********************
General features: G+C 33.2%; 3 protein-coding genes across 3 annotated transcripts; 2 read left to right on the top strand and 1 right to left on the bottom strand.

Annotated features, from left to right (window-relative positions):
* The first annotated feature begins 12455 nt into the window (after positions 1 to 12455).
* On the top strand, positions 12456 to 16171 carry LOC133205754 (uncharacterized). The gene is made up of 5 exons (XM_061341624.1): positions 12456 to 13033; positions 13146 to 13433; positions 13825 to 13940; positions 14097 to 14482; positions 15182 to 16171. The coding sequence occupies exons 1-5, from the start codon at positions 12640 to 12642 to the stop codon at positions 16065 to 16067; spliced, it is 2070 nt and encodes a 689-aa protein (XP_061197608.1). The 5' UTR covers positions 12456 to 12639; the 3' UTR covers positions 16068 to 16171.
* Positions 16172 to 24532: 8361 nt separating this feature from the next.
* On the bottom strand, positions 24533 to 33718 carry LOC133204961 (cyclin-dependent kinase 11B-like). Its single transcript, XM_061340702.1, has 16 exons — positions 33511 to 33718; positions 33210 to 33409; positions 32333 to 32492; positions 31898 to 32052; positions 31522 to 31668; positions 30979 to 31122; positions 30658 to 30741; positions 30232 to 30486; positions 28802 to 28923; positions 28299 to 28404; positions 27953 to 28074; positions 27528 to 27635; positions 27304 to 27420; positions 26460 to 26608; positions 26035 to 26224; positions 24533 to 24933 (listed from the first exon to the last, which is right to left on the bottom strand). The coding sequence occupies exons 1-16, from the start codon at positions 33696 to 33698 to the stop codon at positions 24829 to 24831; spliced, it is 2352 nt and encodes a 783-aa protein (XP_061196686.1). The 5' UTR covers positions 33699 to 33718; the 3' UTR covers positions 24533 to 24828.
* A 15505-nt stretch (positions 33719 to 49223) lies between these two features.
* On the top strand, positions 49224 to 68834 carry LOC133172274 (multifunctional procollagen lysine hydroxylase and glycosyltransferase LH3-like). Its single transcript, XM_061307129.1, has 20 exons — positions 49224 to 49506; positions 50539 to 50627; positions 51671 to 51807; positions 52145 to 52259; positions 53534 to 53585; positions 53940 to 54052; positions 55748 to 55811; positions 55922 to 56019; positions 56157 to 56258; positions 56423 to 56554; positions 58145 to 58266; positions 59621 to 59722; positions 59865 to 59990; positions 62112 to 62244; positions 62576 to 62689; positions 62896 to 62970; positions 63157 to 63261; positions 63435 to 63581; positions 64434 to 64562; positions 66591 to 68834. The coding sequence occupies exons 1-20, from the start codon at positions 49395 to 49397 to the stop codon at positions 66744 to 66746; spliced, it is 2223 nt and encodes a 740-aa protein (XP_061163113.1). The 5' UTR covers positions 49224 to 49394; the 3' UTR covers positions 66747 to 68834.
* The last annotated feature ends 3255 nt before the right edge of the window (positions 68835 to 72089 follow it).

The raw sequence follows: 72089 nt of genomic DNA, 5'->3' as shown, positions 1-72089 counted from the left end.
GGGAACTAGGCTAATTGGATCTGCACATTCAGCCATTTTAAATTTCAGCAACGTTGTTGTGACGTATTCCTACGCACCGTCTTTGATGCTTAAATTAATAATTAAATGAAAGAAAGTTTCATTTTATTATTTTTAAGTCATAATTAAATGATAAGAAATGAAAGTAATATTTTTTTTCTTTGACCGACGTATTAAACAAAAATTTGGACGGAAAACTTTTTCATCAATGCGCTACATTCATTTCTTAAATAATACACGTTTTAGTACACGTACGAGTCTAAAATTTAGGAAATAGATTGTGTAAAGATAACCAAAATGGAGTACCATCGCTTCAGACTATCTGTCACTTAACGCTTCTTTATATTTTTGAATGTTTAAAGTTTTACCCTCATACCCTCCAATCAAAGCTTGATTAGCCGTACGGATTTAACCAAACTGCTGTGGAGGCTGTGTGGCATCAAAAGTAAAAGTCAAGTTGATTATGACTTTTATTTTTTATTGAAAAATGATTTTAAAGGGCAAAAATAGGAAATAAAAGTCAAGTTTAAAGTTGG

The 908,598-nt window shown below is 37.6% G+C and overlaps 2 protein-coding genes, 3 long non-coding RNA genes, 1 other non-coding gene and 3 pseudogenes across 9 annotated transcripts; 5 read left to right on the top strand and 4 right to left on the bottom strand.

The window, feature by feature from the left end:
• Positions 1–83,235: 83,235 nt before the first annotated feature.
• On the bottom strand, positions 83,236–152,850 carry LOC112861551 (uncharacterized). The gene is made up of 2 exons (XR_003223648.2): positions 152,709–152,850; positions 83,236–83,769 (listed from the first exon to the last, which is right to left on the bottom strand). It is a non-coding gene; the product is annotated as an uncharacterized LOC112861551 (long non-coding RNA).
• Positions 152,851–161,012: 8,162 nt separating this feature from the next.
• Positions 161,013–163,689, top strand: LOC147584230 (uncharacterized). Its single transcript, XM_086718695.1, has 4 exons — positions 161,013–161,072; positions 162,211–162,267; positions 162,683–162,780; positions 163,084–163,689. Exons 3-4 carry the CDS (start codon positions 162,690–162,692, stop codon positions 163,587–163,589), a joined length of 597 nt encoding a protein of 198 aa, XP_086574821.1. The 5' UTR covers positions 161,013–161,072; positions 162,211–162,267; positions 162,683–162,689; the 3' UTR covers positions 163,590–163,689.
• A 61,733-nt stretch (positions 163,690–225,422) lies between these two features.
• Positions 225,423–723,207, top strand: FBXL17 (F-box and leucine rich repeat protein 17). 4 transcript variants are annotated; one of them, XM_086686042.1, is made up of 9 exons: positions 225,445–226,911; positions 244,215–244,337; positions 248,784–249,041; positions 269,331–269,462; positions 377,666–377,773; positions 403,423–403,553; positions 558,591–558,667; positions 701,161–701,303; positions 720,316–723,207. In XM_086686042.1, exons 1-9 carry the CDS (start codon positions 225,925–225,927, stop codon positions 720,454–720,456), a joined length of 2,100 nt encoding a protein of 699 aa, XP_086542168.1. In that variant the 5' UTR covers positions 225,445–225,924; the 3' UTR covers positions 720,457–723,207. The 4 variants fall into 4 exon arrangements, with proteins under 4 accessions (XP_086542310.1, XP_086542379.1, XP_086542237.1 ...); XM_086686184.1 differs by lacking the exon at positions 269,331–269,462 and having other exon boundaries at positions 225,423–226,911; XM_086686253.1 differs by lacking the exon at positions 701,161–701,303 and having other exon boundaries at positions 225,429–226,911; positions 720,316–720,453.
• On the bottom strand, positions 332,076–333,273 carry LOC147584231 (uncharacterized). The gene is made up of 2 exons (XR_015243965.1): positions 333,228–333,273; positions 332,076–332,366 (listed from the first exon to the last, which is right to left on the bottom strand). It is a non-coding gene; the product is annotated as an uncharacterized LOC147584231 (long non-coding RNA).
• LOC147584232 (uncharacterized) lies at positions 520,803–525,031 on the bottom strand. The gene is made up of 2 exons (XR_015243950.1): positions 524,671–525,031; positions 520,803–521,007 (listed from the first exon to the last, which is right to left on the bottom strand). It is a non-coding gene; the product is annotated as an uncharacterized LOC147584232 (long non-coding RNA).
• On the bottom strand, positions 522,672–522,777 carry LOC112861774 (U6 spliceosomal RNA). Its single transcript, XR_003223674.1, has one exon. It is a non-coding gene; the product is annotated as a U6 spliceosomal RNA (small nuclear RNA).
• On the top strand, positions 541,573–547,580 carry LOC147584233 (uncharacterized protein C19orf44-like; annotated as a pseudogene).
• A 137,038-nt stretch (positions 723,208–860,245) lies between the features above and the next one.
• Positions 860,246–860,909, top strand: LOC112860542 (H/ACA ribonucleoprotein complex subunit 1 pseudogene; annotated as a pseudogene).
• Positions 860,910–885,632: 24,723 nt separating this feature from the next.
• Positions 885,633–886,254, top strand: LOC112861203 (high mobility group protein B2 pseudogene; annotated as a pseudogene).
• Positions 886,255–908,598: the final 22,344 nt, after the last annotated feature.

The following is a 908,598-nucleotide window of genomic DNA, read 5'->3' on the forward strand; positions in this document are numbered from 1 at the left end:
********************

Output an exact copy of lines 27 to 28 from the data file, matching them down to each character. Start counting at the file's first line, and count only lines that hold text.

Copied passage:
• Positions 885,633–886,254, top strand: LOC112861203 (high mobility group protein B2 pseudogene; annotated as a pseudogene).
• Positions 886,255–908,598: the final 22,344 nt, after the last annotated feature.